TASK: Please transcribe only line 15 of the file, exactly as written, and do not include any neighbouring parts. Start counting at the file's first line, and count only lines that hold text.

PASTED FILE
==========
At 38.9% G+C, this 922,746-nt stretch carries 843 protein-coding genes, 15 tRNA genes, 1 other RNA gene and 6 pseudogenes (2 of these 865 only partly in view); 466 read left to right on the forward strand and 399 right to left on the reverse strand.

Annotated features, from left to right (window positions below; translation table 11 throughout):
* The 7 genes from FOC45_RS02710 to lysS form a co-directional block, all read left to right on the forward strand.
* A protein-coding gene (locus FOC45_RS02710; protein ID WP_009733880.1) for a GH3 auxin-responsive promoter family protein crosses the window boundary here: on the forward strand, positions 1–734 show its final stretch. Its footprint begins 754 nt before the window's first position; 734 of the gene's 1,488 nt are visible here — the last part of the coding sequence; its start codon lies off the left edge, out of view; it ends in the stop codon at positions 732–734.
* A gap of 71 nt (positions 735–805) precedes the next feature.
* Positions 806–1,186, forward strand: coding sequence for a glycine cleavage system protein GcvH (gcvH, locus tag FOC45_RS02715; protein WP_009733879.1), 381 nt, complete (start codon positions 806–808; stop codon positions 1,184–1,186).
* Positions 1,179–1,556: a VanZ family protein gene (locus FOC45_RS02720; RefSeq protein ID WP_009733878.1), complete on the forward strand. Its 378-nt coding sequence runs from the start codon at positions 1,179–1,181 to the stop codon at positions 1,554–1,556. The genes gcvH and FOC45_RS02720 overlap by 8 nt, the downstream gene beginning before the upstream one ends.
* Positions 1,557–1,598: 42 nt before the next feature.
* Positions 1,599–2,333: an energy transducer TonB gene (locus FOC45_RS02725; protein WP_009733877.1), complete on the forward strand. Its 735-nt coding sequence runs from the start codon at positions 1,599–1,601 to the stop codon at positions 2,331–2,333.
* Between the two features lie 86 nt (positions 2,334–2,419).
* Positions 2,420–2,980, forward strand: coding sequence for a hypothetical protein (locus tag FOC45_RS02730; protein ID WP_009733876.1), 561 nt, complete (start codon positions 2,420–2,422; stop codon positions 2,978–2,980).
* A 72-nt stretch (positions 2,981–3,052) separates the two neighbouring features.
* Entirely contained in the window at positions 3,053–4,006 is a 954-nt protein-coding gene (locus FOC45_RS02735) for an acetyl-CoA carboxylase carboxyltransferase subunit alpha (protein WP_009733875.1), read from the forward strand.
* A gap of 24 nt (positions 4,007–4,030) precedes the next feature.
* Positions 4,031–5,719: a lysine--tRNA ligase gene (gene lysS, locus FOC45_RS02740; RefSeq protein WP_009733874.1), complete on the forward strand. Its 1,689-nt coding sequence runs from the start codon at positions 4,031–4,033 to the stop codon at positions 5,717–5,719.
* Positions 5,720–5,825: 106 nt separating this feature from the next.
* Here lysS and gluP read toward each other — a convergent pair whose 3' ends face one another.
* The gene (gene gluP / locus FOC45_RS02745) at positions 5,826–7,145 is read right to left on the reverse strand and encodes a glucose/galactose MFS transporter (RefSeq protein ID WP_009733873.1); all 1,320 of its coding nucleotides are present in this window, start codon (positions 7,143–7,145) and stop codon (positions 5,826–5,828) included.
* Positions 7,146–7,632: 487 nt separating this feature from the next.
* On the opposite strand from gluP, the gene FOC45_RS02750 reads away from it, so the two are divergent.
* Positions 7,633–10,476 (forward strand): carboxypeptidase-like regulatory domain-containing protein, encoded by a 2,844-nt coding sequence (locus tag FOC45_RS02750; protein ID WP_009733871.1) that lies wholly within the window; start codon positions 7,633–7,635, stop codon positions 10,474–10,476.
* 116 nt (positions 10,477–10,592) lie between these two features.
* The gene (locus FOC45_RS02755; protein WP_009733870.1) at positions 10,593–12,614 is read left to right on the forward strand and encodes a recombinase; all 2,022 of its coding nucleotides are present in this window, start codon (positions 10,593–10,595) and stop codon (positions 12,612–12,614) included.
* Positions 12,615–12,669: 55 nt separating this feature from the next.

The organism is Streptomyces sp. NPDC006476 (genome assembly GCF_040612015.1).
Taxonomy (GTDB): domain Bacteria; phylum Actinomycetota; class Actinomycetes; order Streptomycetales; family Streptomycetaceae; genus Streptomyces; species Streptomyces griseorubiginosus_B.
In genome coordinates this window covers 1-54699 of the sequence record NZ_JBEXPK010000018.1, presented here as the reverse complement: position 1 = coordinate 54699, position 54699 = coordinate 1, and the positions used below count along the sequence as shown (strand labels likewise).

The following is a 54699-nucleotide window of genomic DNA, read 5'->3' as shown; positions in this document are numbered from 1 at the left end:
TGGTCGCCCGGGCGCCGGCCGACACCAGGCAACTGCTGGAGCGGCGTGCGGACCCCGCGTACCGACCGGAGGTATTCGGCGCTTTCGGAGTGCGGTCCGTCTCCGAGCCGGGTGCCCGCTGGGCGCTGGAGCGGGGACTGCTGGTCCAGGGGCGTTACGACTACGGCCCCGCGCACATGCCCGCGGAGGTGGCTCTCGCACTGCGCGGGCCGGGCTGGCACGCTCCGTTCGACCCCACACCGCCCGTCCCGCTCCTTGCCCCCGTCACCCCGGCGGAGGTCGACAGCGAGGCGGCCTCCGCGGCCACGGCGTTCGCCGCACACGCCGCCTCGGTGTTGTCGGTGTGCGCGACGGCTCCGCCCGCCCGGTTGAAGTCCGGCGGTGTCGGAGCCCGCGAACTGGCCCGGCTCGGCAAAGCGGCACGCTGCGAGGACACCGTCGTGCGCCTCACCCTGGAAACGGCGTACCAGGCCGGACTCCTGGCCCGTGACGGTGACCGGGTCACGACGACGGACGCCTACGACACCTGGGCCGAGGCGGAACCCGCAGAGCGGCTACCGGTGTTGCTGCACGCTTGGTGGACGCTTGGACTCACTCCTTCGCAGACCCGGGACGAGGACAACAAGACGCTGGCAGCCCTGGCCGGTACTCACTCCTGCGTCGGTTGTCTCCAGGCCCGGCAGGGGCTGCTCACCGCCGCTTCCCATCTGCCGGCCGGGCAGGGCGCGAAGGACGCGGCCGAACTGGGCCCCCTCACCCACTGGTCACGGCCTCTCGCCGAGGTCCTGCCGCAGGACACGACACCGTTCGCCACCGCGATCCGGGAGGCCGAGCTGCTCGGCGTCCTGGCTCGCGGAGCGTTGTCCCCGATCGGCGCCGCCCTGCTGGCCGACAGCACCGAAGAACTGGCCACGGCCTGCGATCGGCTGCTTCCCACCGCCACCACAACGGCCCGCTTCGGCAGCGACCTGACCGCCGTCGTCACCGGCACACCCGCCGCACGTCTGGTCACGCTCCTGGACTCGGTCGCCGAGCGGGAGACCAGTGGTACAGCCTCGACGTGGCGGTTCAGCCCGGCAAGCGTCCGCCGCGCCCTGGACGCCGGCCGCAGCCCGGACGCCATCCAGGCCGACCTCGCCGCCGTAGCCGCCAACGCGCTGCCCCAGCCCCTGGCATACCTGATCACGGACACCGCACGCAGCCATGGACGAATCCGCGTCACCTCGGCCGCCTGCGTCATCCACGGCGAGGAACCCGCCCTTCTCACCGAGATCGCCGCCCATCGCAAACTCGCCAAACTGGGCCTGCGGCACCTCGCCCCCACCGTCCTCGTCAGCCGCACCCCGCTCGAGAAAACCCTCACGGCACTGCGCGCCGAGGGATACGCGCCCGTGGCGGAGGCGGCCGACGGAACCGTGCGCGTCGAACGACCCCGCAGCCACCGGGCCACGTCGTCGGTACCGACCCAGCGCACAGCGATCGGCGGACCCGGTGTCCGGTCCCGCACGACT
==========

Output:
* Positions 4,031–5,719: a lysine--tRNA ligase gene (gene lysS, locus FOC45_RS02740; RefSeq protein WP_009733874.1), complete on the forward strand. Its 1,689-nt coding sequence runs from the start codon at positions 4,031–4,033 to the stop codon at positions 5,717–5,719.